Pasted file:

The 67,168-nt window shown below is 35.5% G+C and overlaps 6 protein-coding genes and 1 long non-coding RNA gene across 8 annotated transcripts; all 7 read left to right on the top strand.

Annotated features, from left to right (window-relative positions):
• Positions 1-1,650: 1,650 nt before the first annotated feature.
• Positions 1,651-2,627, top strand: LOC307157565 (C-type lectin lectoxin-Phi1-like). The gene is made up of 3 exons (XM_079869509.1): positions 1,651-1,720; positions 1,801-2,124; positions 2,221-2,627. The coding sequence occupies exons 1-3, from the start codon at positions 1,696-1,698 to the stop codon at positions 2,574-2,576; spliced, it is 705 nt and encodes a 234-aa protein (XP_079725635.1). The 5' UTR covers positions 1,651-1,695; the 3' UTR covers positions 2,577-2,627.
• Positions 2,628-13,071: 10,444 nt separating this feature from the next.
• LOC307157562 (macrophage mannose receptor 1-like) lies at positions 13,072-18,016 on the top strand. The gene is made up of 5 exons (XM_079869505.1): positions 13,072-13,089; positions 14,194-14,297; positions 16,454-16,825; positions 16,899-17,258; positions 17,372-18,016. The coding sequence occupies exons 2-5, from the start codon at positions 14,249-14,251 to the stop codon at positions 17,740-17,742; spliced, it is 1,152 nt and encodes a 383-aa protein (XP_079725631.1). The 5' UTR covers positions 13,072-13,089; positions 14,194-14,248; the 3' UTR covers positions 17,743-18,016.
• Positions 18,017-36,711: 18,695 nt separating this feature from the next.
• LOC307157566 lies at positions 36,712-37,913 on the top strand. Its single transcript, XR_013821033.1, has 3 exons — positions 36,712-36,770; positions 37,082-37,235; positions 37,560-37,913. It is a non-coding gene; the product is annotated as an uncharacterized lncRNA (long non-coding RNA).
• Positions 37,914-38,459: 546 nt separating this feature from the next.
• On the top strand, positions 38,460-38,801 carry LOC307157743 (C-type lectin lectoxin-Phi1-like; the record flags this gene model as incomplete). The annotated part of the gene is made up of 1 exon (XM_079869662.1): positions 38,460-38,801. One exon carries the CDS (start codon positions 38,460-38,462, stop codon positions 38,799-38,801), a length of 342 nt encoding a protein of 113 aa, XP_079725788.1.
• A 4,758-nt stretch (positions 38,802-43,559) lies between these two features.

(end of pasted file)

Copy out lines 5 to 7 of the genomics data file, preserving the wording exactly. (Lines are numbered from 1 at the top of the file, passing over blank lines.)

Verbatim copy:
• Positions 2,628-13,071: 10,444 nt separating this feature from the next.
• LOC307157562 (macrophage mannose receptor 1-like) lies at positions 13,072-18,016 on the top strand. The gene is made up of 5 exons (XM_079869505.1): positions 13,072-13,089; positions 14,194-14,297; positions 16,454-16,825; positions 16,899-17,258; positions 17,372-18,016. The coding sequence occupies exons 2-5, from the start codon at positions 14,249-14,251 to the stop codon at positions 17,740-17,742; spliced, it is 1,152 nt and encodes a 383-aa protein (XP_079725631.1). The 5' UTR covers positions 13,072-13,089; positions 14,194-14,248; the 3' UTR covers positions 17,743-18,016.
• Positions 18,017-36,711: 18,695 nt separating this feature from the next.